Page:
OAKLAND (CBS SF) — Hillary Clinton made a stop in the Bay Area Friday as she sets her sights on next month’s California primary, but took time to speak to KPIX 5 reporter Phil Matier in an exclusive, one-on-one interview.

Only seconds after she sat down, she was ready to talk about presumptive GOP nominee Donald Trump.

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“I’ve never seen a candidate like Donald Trump; that’s fair,” said Clinton. “And I’ve never seen so much concern – even in his own party – by Republicans about their nominee.”

However, Clinton told Matier she was not worried about Trump turning his attacks on her.

“I’m not really concerned about what he says about me, because he traffics in insults,” said Clinton. “I’m concerned about what he says he’s going to do to everyone else.”

Clinton went on to talked about Trump’s proposed deportation plans that would affect 11 or 12 million people and include a deportation force as well as his ideas about letting other countries have nuclear weapons.

“I will also take him on when it comes to what he says about immigrants, what he says about women, what he says about people with disabilities, what he says about Muslims,” explained Clinton. “It’s a very long list and he’s dividing America, which I find absolutely intolerable.”

The democratic front runner re-affirmed her support for sanctuary cities. But without mentioning the case specifically, Clinton suggested she might have taken a different approach in the Kate Steinle case.

Steinle was the young woman shot a killed on Pier 14 in San Francisco by an undocumented immigrant with a criminal history.

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Clinton admitted that, while there was “good logic” behind sanctuary cities from a law enforcement perspective, there still has to be a line.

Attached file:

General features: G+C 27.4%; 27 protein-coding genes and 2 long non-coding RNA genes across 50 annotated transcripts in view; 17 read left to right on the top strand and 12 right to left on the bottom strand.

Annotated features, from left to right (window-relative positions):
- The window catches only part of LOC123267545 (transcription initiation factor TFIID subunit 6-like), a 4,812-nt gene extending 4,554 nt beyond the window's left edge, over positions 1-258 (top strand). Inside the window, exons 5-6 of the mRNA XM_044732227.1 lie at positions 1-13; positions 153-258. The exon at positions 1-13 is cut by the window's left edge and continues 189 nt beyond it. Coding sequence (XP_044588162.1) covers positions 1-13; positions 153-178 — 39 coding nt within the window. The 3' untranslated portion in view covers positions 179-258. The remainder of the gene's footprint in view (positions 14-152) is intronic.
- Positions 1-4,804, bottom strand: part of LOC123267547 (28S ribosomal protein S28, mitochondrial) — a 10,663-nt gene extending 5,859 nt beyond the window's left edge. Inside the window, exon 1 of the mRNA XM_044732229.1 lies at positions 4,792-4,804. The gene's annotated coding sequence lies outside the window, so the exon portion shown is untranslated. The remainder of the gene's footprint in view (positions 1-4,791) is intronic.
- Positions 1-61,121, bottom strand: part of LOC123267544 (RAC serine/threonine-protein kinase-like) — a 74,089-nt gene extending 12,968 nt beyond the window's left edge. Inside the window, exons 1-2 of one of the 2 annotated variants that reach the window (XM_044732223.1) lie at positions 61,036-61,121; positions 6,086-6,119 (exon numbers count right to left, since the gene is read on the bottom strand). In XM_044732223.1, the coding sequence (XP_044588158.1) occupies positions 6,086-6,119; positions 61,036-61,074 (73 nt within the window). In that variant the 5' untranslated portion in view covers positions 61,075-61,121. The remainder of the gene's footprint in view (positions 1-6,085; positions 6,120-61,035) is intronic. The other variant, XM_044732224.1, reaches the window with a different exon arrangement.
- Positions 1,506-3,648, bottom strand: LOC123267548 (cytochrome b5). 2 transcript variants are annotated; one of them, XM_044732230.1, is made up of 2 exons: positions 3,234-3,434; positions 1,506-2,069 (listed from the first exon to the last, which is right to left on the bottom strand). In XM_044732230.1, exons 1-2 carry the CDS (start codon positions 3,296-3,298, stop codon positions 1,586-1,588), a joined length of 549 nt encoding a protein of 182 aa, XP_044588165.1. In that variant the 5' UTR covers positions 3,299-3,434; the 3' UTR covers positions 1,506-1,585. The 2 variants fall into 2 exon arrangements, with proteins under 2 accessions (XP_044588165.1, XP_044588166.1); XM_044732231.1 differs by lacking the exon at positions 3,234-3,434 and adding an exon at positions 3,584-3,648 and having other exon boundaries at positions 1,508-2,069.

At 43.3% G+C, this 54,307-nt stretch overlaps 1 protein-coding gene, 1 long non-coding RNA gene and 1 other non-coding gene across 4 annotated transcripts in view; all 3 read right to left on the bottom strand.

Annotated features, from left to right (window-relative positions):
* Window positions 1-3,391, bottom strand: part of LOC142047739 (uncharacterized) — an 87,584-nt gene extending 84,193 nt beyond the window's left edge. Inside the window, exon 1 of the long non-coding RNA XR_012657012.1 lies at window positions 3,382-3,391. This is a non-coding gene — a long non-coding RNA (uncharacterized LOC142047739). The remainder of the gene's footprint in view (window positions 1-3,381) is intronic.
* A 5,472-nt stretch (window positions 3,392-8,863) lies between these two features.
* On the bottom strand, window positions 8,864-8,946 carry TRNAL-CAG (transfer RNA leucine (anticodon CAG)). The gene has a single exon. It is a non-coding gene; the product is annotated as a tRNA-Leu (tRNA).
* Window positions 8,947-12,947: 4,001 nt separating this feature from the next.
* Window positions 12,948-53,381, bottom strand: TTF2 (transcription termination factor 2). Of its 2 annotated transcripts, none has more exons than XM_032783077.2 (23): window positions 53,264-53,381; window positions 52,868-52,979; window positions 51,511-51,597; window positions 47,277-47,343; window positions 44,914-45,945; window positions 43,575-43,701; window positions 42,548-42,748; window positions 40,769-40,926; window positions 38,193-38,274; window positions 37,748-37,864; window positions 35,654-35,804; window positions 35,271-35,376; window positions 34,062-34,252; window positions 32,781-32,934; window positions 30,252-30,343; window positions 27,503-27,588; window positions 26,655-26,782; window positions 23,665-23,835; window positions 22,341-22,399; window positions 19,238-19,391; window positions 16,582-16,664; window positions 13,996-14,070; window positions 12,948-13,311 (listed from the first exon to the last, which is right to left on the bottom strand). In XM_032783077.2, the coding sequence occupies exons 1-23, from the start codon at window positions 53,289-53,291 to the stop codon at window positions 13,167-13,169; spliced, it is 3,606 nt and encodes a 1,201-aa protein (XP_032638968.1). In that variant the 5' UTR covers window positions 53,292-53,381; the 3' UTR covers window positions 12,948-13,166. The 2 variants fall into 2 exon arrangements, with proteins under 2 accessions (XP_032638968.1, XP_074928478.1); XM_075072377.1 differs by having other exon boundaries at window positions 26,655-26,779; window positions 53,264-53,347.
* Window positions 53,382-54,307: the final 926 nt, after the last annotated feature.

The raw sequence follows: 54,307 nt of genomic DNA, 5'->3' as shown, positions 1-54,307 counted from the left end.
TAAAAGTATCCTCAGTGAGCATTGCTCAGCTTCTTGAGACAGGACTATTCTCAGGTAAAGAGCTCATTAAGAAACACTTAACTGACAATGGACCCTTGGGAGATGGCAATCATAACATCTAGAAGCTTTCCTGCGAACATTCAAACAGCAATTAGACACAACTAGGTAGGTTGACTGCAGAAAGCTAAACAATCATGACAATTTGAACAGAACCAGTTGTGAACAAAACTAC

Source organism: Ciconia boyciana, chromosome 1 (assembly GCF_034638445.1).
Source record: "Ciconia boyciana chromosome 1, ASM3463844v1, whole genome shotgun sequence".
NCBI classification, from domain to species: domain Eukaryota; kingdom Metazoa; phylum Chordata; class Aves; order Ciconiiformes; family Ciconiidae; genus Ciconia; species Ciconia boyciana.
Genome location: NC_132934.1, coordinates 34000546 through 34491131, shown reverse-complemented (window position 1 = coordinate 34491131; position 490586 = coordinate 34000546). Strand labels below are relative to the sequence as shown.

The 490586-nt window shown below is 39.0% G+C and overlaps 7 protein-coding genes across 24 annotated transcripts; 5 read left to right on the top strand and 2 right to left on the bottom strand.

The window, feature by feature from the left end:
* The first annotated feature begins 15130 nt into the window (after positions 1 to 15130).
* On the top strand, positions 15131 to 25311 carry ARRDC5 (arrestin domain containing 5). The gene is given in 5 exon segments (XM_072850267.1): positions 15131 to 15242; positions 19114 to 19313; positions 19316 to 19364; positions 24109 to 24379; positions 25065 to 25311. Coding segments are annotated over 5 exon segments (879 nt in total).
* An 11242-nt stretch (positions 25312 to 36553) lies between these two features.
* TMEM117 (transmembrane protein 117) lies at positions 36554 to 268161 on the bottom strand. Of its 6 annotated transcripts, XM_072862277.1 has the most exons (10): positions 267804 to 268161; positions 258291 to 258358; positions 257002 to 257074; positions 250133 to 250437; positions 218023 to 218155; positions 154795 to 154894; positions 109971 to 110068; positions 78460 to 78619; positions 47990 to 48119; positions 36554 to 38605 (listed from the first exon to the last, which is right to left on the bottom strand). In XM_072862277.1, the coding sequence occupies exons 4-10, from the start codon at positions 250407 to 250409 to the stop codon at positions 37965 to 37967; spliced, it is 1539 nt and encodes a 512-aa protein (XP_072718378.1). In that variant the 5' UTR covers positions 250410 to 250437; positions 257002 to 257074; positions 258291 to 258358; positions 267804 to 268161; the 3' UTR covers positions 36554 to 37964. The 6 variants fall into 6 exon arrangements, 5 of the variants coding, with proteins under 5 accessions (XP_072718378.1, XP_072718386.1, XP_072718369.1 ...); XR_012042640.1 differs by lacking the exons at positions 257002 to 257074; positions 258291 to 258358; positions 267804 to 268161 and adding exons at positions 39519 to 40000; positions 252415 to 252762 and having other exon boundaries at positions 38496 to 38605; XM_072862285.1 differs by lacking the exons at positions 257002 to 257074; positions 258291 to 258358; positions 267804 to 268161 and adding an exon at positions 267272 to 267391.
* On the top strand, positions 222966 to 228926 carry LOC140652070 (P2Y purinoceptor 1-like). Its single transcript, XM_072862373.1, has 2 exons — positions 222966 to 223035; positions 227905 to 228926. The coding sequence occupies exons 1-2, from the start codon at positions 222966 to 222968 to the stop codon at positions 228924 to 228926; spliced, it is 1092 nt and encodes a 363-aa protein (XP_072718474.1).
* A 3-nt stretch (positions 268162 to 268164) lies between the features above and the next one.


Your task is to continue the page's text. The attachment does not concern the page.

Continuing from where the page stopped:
“Violent offenders, people who have been deported, people who shouldn’t be in the city in the first place, that’s a whole different case,” said Clinton. Those kinds of cases, she explained, would require cities to cooperate with federal authorities.

Clinton declared her support for high-speed rail and stressed the importance of improved infrastructure.

“We are woefully behind. We are behind on roads, bridges, tunnels, ports, airports, water systems, you name it,” said Clinton. “I think it’s a great missed opportunity that the congress has been so reluctant to appropriate money – to put people to work – repairing our infrastructure, including high speed rail.”

Matier also asked her opinion on the legalization of recreational marijuana that is likely headed for a vote in California and how her administration would handle the state proceeding with legalization.

“Well, clearly this is going to be decided by the people of California,” said Clinton. “I’m interested in following and evaluating what states are doing. I really do think states are the laboratories of democracy. I am supportive of using the laws to create more incentive study marijuana, particularly for medicinal use.”

Clinton hedged her bets as far as whether she would vote for it, saying that she favored more research.

In closing, Matier asked one final question: given her healthy delegate lead, did California count?

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“California always counts!” she said with a laugh. “First of all, it is our biggest state. It is a state of the future. Its diversity is one of its strongest assets. Running a vigorous campaign…is a way of connecting and hearing what is on the minds of Californians.”